Can a Beneficiary Remove a Trustee from a Trust?
You may be wondering: Does a beneficiary ever have the right to remove a trustee? The answer is ‘yes’—there are circumstances in which a beneficiary can have a trustee removed from their position. To do so, a beneficiary typically needs to prove that the trustee failed to abide by their responsibilities under the terms of the trust or state law. Some examples of conduct that could warrant the removal of a trustee include:
- Failure to comply with the terms of the trust;
- Mismanagement of property or assets;
- Self-dealing or other bad faith conduct; and
- Breach of fiduciary duty.
Who Has More Rights, a Trustee or the Beneficiary?
The answer depends entirely on the specific circumstances of the case. On one side of the spectrum, there is a revocable living trust where the grantor (trust creator) also serves as the trustee. In that situation, the trustee has considerable power/rights over the beneficiary. On the other hand, a financial institution serving as the trustee of an irrevocable trust has owed a clear fiduciary duty to the beneficiary. If you have any questions about your duties/powers as a trustee or your rights as a beneficiary, contact an experienced Massachusetts trust lawyer for help.
As a Beneficiary, What Should I Do If I Suspect a Trustee Is Trying to Remove Me?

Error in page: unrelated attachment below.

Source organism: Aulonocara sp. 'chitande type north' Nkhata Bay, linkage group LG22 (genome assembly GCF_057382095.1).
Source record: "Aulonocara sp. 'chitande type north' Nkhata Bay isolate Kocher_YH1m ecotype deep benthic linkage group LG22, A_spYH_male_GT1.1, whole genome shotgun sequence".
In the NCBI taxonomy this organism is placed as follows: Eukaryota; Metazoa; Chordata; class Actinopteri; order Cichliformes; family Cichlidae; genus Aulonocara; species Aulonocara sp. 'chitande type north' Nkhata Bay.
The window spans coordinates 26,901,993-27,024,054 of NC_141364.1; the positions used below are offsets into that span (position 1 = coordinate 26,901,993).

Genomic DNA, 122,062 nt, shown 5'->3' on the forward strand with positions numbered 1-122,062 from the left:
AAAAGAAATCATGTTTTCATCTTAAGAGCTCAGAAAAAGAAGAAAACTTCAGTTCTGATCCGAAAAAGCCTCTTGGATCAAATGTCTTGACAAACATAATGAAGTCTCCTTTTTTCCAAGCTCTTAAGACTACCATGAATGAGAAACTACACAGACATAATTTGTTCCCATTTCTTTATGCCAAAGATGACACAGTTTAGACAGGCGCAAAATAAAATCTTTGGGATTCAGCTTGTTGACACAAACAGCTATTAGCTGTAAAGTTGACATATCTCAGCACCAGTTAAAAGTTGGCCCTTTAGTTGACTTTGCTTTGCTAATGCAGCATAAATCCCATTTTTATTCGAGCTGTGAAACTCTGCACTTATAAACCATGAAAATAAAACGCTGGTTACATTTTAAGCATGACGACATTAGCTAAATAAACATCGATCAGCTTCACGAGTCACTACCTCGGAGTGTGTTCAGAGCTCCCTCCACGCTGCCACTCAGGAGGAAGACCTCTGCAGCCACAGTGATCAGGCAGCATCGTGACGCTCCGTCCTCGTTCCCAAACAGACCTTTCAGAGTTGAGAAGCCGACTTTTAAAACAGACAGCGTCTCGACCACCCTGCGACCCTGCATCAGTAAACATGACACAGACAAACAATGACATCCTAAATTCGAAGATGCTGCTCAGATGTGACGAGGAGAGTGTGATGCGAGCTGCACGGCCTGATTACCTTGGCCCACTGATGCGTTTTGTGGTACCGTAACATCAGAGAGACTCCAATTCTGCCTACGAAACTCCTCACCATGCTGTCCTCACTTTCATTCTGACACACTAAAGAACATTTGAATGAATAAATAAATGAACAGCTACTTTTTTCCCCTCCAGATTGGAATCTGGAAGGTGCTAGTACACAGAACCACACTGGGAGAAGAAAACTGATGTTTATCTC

If you are a beneficiary and you suspect that a trustee is trying to remove you, it is imperative that you take immediate action to protect your rights. As explained above, trustees only have the authority to remove beneficiaries in limited circumstances. If you believe that your legal rights as a beneficiary have been or are at risk of being violated, you should speak to an experienced Massachusetts trusts attorney as soon as possible. A lawyer will be able to review your case, answer your questions, and determine the best course of action to protect your legal rights and financial interests.
Schedule a Confidential Consultation with a Trust Planning Attorney in Massachusetts
At BK Estate Planning Attorneys, our Massachusetts estate planning lawyers have deep experience helping clients navigate trusts. If you have any questions about removing a beneficiary from a trust or any related matter, we are here as a resource. Give us a call now or contact us online to set up your strictly confidential consultation. From our law offices in Gloucester, Boston, and Plymouth, we provide estate planning and estate administration services throughout Eastern Massachusetts.